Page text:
Rare Books recently purchased two works by Dr. Ulysses S. Doss (1933 – 2021), published early in his career as the founder of the second Black Studies program in the United States west of the Mississippi at the University of Montana (UM). His professional life included years of passionate service to the civil rights movement, professorship at UM, and community involvement. Coming from his experience as an ordained minister leading civil rights activity in Chicago’s west side, working with Black leaders including Martin Luther King Jr., Julian Bond, John Lewis, and Jesse Jackson, he believed that he could do the same at UM. His resolve is clear in this account:
The civil rights movement found Montana the year the program was born. As Doss tells it, UM students marched into the office of President Robert Pantzer to demand a black faculty member. Doss happened to be on campus at the time, and when Pantzer offered him a job, he reluctantly accepted. “It was obvious President Pantzer was under great pressure, and he didn’t quite know what to do with me,” said Doss. “He suggested I could be coach of the football team or instructor of humanities. I posted on my door that very day, ‘Director of Black Studies.’ ”
The program’s serendipitous start in 1968 made it the second black studies program established west of the Mississippi River. It seemed an implausible task, and recruiting students for class would become a full-time job, along with growing the program. 1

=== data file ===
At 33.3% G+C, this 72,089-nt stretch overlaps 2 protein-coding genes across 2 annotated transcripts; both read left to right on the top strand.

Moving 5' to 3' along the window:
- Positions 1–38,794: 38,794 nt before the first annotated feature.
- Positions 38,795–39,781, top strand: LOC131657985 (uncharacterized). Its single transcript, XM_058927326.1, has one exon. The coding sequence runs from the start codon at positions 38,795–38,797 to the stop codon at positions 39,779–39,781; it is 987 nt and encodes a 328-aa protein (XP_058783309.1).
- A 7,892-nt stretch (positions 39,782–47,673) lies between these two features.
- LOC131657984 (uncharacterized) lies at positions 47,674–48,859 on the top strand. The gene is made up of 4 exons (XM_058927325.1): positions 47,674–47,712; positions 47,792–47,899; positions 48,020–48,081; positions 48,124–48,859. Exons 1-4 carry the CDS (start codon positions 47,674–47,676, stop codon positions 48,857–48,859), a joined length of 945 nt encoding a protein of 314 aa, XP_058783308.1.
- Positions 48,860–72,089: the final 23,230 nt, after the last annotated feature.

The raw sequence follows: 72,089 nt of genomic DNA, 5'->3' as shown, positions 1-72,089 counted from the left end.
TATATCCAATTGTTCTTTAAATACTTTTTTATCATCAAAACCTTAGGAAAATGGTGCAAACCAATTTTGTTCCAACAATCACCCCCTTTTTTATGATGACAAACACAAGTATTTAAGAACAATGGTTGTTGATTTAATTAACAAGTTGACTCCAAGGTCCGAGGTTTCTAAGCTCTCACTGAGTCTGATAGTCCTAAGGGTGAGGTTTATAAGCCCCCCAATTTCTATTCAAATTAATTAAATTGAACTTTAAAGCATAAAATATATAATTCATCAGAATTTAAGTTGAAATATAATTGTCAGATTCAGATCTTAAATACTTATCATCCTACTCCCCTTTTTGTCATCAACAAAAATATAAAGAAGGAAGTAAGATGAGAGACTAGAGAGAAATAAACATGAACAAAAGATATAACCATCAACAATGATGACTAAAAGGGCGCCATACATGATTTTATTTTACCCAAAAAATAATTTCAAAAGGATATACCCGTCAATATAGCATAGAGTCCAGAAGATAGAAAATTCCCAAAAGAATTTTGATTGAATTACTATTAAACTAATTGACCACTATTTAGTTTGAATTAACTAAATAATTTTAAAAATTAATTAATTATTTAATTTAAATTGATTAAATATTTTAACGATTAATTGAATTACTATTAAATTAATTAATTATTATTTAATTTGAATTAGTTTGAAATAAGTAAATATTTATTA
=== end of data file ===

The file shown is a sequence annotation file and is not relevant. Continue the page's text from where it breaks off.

1 “Black Student Union.” Accessed February 18, 2022. https://www.umt.edu/black-student-union/about/Formulation of the BSU/default.php.
Additions to the Hermene Warlick Eichhorn Papers
Hermene Warlick Eichhorn was a North Carolina born musician and composer. She was also an alumna of the Woman’s College of the University of North Carolina (now UNCG), where she studied piano under Mary Lois Ferrell and Wade R. Brown, and harmony and composition under George M. Thompson and Henry H. Fuchs. Eichhorn graduated with a Bachelor of Science in Music with a specialization in piano in 1926, and in organ in 1927. In 1926 Hermene married George C. Eichhorn and took a job as organist at Holy Trinity Church in Greensboro, North Carolina. In 1928 she began writing a weekly column called “Music Notes” in the Greensboro Daily News. She succeeded Wade R. Brown as Choir Director at Holy Trinity in 1937. Eichhorn was active in musical work in the state, as an officer of the Euterpe Club of Greensboro and a member of the Executive Board of the North Carolina Federation of Music Clubs. She specialized in writing for women’s voices and other choral ensembles, published works that received many performances, and won a number of awards for her compositions.
WOMEN VETERANS HISTORICAL PROJECT
The Kathleen Deschamps Poole Collection (WV#0696)
Kathleen Dechamps Poole (b. 1947), of Springfield, Illinois, served in the United States Women’s Army Corps in administrative services and as combat medic and a physical therapist from 1965-1973 during the Vietnam War. Her collection includes an oral history interview and a number of items collected during time stationed with the Office of Adjutant General, Headquarters, 1st Logistical Command in Long Binh, Vietnam from 1969-1970.